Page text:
Chichen Itza, Yucatan Peninsula

Chichen Itza, Yucatan Peninsula

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Chichen Itza

Chichen Itza is one of the most visited archaeological zones in the entire world. It is located on the Yucatan Peninsula approximately 70 miles east of Merida. Chicheb Itza is three kilometers by one and a half kilometers in size. It is divided into three parts: the Central Group is the oldest, and the Northern Group is the newest, and the Southern Group is a mixture of old and new. Chichen Itza was founded around 400 AD. It is believed that one culture after another inhabited Chichen Itza. The architecture in Chichen Itza is remarkably non-Mayan, and its origins have long puzzled archaeologists. In fact, the architecture styles of Tenochtitlan, Uxmal, Chichen Itza, and the Toltec capital of Tula are exactly the same. It is believed that following the collapse of the Toltec capital of Tula (1168AD), the Toltecs migrated south and either assimilated into other cultures or conquered them. By all accounts Tula was a magnificent city.

Because of the Toltecs excelled in everything, their influence spread throughout central Mexico until every tribe claimed Toltec ancestry(including the Aztecs). The Toltecs were also very advanced, and when they migrated they brought with them their art, architecture, religion, and human sacrifice.

The Itza, who were a Nahua speaking branch of the Toltecs, also migrated south, finding their way to Chichen Itza. There is little doubt that the colonization of the Yucatan by the Toltec-Itzas was at first an all out military conquest. This is supported by many murals throughout Chichen Itza, including the mural in the Temple of Jaguars. This mural most explicitly depicts a battle between Mayans and invading forces. In the mural the Maya are defeated.

As a result of this intrusion by foreign forces, many new innovations were introduced. These included gold, copper, and turquoise that could be used for a variety of reasons, new ceramics types, and new weapons such as obsidian-edged swords, atlatls slings, and cotton armor. Militarism now entered all aspects of political and religious life.

Quetzalcoatl was by far the most important god. However, at this time new gods were introduced such as Tezcatipoca the warrior god, and Tlaloc the god of rain. These were many of the same gods that were later served by the Aztecs. In time, Toltec-Itza influence effected almost every aspect of Mayan culture, and Chichen Itza would remain the center of center of economics, art, and religion for the entire Yucatan Peninsula for the next two hundred years. This was followed by a long period of cultural and political decay. Chichen Itza was abandoned sometime before 900 AD.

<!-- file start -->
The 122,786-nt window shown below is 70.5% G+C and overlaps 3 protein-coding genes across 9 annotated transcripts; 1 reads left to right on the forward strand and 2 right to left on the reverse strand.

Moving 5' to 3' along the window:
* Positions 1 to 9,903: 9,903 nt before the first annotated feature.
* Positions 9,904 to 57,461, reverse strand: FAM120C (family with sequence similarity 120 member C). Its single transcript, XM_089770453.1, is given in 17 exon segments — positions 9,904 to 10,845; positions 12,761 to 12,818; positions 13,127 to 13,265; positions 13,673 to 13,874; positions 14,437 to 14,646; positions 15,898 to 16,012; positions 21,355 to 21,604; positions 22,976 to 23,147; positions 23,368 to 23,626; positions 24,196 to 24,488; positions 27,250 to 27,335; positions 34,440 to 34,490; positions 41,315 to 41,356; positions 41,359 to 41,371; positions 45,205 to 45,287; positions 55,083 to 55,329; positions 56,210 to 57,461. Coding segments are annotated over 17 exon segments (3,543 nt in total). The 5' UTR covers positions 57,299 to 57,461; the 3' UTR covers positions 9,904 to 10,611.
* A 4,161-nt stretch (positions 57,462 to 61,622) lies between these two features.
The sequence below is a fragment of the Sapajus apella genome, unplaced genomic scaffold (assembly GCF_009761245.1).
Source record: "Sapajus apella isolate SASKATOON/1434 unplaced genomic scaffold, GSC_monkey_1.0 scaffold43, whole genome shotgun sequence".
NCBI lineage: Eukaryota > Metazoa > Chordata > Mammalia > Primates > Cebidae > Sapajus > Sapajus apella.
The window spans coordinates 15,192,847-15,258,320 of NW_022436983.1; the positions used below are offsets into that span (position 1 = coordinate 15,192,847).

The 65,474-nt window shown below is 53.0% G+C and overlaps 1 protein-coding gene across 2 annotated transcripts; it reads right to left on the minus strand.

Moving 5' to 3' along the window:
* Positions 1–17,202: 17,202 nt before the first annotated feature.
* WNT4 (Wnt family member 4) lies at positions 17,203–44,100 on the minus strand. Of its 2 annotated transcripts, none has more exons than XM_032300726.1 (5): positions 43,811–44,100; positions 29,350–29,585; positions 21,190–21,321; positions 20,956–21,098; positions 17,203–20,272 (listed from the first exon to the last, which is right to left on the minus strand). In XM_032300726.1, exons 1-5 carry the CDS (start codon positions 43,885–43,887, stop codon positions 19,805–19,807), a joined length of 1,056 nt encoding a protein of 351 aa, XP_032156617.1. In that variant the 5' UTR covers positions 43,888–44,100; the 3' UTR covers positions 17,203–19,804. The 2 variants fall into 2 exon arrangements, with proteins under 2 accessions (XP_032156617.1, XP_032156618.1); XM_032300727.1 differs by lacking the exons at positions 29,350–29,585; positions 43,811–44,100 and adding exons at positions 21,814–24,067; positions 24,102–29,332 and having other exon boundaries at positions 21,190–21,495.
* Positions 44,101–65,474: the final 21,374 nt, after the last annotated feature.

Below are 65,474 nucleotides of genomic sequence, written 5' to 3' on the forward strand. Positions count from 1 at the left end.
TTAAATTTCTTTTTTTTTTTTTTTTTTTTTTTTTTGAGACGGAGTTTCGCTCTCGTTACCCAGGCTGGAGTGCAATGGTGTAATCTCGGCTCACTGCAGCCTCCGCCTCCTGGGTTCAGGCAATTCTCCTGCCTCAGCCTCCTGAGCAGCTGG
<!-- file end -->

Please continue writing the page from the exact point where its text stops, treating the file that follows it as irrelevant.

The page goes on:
One of the most important and beautiful structures in Chichen Itza is The Temple of the Warriors, or Temple of the 1,000 Columns. Its restoration was done by the Carnegie Institute of Washington in 1925. During the restoration, they discovered another temple bellow it called the Temple of Chacmool, because a Chacmool was found in one its rooms. This temple looks very much like the Toltec Temple of Quetaztcoatl in Tula. Another equally important structure is El Castillo or the Temple of Kukulcan (Quetzalcoatl). Each side of this pyramid/temple has ninety-one steps, and it is believed that each step represents a day of the year. During equinox of each year this great pyramid casts an enormous shadow of a serpent's head. Recently, over 14,000 people came to Chichen Itza to see this phenomenon.

One structure that many historians believe to be purely Mayan is the Observatory. It consists of a large circular tower that rests on two superimposed platforms. It looks very much like the observatories of today. It is believed that this building may have been built during a transitional period, and was possibly started before the Toltec-Itzas arrived.

The Sacred Cenote or spring in Chichen Itza has yielded a wealth of artifacts over the past century. This large deep spring was used for human sacrifice, and over the years it has been excavated numerous times. At first they used scuba divers to take out thousands of artifacts, but much was left behind. The next idea was to drain the cenote , but the water kept draining back in. Finally, scientists used chlorine to make the water crystal clear, and this method was successful. Over the years they found tremendous amounts of human bones, sadly most of them from children.

El Castillo